In 2000, Marc Chavez founded Native Like Water (NLW) – an influential organization focused on broadening cultural conservation, travel, and Indigenous minded education. Surfing bonds the people of NLW and the coastal Indigenous community as a whole. Being in the ocean has the power to shape life's philosophy while being a path for native relationships to their ancestral past.
Power Of Coastal Healing
Surfing evokes a deep sense of spirituality. Native Like Water is on a mission to reclaim an Indigenous presence at the coast after disappearing for nearly three generations. Colonization and life on reservations has detrimentally affected native communities in America.
Years ago, Native Americans in Southern California were forced away from the coast to reservations in the desert and mountains. In returning to their ancestral coastlines, Indigenous communities are reigniting cultural and spiritual connection to the water.
With help from people at NLW, Indigenous youths who lack coastal access are shuttled to the coastline, enabling inclusivity and accessibility. Humans originate from water and are inextricably linked to the aquatic ecosystem. By reconnecting with the water, humans are able to reconnect with themselves. Connection to water heals a piece of the soul that has been longing to revive its relationship to the natural world and for many Indigenous nations, is a birthright.
Native Like Water’s ‘Surf Auntie’, Dina Gilio-Whitaker, highlighted the four R’s of an Indigenous worldview ingrained in the surfing lifestyle: relationship, reciprocity, respect, and responsibility. She expressed the importance of “understanding the world in terms of relationships, relationships between humans and the natural environment.” (Ohana Fest, 2022)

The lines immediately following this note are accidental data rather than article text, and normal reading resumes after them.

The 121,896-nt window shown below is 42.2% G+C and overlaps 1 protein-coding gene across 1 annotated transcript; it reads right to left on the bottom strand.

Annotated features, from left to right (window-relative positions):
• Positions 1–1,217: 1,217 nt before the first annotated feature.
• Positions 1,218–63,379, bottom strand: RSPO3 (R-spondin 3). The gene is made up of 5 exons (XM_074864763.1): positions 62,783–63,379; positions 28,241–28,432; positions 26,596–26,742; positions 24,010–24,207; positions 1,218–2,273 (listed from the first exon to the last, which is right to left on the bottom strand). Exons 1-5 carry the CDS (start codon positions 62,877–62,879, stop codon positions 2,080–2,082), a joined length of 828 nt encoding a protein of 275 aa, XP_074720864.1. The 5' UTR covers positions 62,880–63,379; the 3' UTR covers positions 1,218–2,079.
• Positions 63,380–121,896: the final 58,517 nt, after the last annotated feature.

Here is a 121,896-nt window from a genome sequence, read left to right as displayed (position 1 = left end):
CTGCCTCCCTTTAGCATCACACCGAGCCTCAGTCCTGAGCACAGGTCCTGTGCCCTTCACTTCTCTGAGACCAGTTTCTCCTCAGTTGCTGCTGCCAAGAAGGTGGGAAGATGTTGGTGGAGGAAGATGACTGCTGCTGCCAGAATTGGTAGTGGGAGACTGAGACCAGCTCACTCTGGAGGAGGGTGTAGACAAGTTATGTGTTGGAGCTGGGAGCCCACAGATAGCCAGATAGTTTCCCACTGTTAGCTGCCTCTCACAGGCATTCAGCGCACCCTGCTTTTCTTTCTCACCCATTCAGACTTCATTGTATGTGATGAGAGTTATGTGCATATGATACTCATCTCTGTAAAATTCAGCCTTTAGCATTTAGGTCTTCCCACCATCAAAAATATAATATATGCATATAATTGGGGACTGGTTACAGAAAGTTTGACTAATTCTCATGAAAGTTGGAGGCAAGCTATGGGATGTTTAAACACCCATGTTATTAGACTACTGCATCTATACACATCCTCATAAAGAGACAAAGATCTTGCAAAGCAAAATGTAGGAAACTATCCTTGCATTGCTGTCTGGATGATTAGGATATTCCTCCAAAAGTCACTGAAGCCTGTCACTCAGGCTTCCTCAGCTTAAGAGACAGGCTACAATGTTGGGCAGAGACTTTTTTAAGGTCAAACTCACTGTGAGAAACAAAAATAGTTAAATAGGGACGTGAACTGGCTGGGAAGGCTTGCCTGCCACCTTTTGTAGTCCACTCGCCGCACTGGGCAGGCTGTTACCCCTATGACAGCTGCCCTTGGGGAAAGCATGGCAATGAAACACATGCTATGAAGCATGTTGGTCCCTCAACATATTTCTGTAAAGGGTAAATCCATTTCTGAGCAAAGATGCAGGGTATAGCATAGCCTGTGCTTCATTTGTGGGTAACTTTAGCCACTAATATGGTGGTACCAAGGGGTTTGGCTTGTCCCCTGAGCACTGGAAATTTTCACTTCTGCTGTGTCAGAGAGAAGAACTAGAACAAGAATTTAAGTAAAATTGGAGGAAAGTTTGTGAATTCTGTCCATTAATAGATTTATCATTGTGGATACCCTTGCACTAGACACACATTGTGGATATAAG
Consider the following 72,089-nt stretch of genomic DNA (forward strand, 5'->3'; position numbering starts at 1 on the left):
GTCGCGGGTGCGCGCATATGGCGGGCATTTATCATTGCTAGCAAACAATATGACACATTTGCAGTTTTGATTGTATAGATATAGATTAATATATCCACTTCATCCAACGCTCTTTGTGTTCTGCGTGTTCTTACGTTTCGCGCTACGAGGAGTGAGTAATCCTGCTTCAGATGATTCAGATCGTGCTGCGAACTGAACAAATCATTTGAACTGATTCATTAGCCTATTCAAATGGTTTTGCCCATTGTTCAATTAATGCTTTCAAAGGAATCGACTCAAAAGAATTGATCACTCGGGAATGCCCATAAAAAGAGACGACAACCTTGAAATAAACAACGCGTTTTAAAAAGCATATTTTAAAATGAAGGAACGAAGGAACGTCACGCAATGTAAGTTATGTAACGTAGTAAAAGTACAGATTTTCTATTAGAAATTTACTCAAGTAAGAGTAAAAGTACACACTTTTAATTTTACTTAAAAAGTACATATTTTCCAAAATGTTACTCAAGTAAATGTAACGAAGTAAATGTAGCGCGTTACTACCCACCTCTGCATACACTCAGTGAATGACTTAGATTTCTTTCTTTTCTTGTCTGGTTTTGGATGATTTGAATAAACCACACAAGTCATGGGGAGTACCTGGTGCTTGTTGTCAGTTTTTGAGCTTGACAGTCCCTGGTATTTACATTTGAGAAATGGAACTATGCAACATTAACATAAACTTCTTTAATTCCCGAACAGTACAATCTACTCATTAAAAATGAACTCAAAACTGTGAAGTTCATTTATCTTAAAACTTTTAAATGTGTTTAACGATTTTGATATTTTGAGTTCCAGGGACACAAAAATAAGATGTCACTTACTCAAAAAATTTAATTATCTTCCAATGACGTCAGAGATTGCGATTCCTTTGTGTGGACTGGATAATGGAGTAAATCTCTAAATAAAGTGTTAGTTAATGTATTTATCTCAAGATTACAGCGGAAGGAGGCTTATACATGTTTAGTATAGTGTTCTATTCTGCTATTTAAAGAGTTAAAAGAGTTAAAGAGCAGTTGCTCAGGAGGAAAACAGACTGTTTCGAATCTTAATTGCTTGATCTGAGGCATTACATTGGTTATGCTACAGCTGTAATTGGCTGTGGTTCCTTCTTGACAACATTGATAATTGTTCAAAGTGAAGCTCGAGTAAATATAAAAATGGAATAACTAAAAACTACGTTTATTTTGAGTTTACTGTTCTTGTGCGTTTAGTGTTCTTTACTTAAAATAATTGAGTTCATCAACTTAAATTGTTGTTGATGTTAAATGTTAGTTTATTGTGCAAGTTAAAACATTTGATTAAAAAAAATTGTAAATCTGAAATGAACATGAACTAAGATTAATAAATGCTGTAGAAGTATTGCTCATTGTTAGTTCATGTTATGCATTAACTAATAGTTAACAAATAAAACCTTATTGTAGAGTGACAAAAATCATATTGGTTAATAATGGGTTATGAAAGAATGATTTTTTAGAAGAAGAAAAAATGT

There is an ever present relationship between everything around us recognized within the Indigenous community. Reciprocity is not only from one human to another but is a mutual exchange between humans and the surrounding ecosystem. Humans must give to the environment in order to receive. Respect is an essential part of surfing and an Indigenous way of life. Through the surfer's eye, if you do not have respect for the ocean while catching waves, it could cost your life. Lastly, a native way of life recognizes that humans have a responsibility to respect other people, cultures, and the environment.
The organization expanded its reach to Hawaii and outside of the states into Mexico and Panama. They brought valuable curriculum and programs encouraging connection to the local environment, generational knowledge, and importance of mental and physical health. NLW uses food, adventure travel, surfing, and music as a way to rebalance the mind and body with others that join them while emphasizing Indigenous inclusive education programs. NLW programs that reach overseas include – Jamaica Cultural Exchange, Panama 6-Day Island and Jungle, Surf and Food as Medicine in Mexico, and so many more.
Chaves has been a force to indigenize education with his powerful organizations, foster a connection to the ocean, and reestablish Indigenous roots. Storytelling is a key element of native culture and with his effort, a space has been created to pass along ancestral knowledge to youths and adults. The programs and educational opportunities open doors to a mindful way of life that has been denied to people for too long.